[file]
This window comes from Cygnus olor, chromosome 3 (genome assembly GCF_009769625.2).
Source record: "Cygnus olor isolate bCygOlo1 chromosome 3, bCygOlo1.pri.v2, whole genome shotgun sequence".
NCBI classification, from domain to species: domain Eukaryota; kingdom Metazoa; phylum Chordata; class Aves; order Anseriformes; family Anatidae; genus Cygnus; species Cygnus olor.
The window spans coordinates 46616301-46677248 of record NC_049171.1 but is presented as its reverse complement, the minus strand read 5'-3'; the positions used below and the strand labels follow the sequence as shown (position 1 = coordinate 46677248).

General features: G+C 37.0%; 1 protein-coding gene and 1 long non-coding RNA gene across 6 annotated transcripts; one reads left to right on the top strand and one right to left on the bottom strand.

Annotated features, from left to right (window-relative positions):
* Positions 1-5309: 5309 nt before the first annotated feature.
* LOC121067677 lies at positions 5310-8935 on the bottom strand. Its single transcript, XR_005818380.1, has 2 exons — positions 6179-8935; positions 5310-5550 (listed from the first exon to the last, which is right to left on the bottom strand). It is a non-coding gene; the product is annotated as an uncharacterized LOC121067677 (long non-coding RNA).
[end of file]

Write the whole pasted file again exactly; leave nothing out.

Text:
This window comes from Cygnus olor, chromosome 3 (genome assembly GCF_009769625.2).
Source record: "Cygnus olor isolate bCygOlo1 chromosome 3, bCygOlo1.pri.v2, whole genome shotgun sequence".
NCBI classification, from domain to species: domain Eukaryota; kingdom Metazoa; phylum Chordata; class Aves; order Anseriformes; family Anatidae; genus Cygnus; species Cygnus olor.
The window spans coordinates 46616301-46677248 of record NC_049171.1 but is presented as its reverse complement, the minus strand read 5'-3'; the positions used below and the strand labels follow the sequence as shown (position 1 = coordinate 46677248).

General features: G+C 37.0%; 1 protein-coding gene and 1 long non-coding RNA gene across 6 annotated transcripts; one reads left to right on the top strand and one right to left on the bottom strand.

Annotated features, from left to right (window-relative positions):
* Positions 1-5309: 5309 nt before the first annotated feature.
* LOC121067677 lies at positions 5310-8935 on the bottom strand. Its single transcript, XR_005818380.1, has 2 exons — positions 6179-8935; positions 5310-5550 (listed from the first exon to the last, which is right to left on the bottom strand). It is a non-coding gene; the product is annotated as an uncharacterized LOC121067677 (long non-coding RNA).